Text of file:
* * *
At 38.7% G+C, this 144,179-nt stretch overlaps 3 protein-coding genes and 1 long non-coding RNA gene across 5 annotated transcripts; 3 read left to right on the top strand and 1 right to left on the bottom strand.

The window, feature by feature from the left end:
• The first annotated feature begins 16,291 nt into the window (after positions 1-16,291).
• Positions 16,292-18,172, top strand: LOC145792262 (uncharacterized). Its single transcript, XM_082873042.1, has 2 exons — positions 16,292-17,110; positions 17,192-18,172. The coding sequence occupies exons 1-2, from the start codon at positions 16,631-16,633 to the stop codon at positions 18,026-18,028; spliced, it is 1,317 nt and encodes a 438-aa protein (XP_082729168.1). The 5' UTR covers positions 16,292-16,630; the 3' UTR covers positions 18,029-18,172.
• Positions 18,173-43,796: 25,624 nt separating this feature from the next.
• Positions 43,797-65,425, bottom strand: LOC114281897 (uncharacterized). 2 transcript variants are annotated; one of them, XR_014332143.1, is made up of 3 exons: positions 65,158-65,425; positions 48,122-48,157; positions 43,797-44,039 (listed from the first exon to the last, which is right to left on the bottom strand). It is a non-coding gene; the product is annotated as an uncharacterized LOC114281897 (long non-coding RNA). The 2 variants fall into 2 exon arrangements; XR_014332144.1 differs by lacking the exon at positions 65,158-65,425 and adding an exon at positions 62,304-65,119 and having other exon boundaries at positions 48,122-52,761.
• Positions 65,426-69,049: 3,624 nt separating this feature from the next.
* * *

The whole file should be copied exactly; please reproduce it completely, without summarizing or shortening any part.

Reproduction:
At 38.7% G+C, this 144,179-nt stretch overlaps 3 protein-coding genes and 1 long non-coding RNA gene across 5 annotated transcripts; 3 read left to right on the top strand and 1 right to left on the bottom strand.

The window, feature by feature from the left end:
• The first annotated feature begins 16,291 nt into the window (after positions 1-16,291).
• Positions 16,292-18,172, top strand: LOC145792262 (uncharacterized). Its single transcript, XM_082873042.1, has 2 exons — positions 16,292-17,110; positions 17,192-18,172. The coding sequence occupies exons 1-2, from the start codon at positions 16,631-16,633 to the stop codon at positions 18,026-18,028; spliced, it is 1,317 nt and encodes a 438-aa protein (XP_082729168.1). The 5' UTR covers positions 16,292-16,630; the 3' UTR covers positions 18,029-18,172.
• Positions 18,173-43,796: 25,624 nt separating this feature from the next.
• Positions 43,797-65,425, bottom strand: LOC114281897 (uncharacterized). 2 transcript variants are annotated; one of them, XR_014332143.1, is made up of 3 exons: positions 65,158-65,425; positions 48,122-48,157; positions 43,797-44,039 (listed from the first exon to the last, which is right to left on the bottom strand). It is a non-coding gene; the product is annotated as an uncharacterized LOC114281897 (long non-coding RNA). The 2 variants fall into 2 exon arrangements; XR_014332144.1 differs by lacking the exon at positions 65,158-65,425 and adding an exon at positions 62,304-65,119 and having other exon boundaries at positions 48,122-52,761.
• Positions 65,426-69,049: 3,624 nt separating this feature from the next.